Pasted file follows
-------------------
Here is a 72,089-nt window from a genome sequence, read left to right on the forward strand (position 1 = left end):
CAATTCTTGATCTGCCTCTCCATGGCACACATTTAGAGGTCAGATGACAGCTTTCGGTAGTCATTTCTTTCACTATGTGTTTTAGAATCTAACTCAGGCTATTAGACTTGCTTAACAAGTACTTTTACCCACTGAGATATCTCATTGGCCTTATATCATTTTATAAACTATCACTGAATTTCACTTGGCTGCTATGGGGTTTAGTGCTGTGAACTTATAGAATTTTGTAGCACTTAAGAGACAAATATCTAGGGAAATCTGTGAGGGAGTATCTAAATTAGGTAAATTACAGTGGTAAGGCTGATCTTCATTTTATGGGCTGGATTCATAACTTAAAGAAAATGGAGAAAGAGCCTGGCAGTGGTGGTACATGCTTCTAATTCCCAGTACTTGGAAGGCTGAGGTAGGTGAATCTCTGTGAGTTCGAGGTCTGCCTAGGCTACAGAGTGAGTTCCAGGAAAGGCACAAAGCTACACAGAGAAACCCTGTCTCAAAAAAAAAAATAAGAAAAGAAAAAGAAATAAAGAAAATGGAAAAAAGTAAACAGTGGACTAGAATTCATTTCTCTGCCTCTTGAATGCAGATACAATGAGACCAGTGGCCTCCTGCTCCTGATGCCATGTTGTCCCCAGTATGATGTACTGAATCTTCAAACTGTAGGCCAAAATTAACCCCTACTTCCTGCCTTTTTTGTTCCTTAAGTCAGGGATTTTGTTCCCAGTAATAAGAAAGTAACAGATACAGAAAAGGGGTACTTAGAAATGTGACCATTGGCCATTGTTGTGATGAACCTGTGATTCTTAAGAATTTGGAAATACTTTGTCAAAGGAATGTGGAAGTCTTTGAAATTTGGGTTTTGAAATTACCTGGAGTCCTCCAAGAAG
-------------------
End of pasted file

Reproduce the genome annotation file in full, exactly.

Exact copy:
Here is a 72,089-nt window from a genome sequence, read left to right on the forward strand (position 1 = left end):
CAATTCTTGATCTGCCTCTCCATGGCACACATTTAGAGGTCAGATGACAGCTTTCGGTAGTCATTTCTTTCACTATGTGTTTTAGAATCTAACTCAGGCTATTAGACTTGCTTAACAAGTACTTTTACCCACTGAGATATCTCATTGGCCTTATATCATTTTATAAACTATCACTGAATTTCACTTGGCTGCTATGGGGTTTAGTGCTGTGAACTTATAGAATTTTGTAGCACTTAAGAGACAAATATCTAGGGAAATCTGTGAGGGAGTATCTAAATTAGGTAAATTACAGTGGTAAGGCTGATCTTCATTTTATGGGCTGGATTCATAACTTAAAGAAAATGGAGAAAGAGCCTGGCAGTGGTGGTACATGCTTCTAATTCCCAGTACTTGGAAGGCTGAGGTAGGTGAATCTCTGTGAGTTCGAGGTCTGCCTAGGCTACAGAGTGAGTTCCAGGAAAGGCACAAAGCTACACAGAGAAACCCTGTCTCAAAAAAAAAAATAAGAAAAGAAAAAGAAATAAAGAAAATGGAAAAAAGTAAACAGTGGACTAGAATTCATTTCTCTGCCTCTTGAATGCAGATACAATGAGACCAGTGGCCTCCTGCTCCTGATGCCATGTTGTCCCCAGTATGATGTACTGAATCTTCAAACTGTAGGCCAAAATTAACCCCTACTTCCTGCCTTTTTTGTTCCTTAAGTCAGGGATTTTGTTCCCAGTAATAAGAAAGTAACAGATACAGAAAAGGGGTACTTAGAAATGTGACCATTGGCCATTGTTGTGATGAACCTGTGATTCTTAAGAATTTGGAAATACTTTGTCAAAGGAATGTGGAAGTCTTTGAAATTTGGGTTTTGAAATTACCTGGAGTCCTCCAAGAAG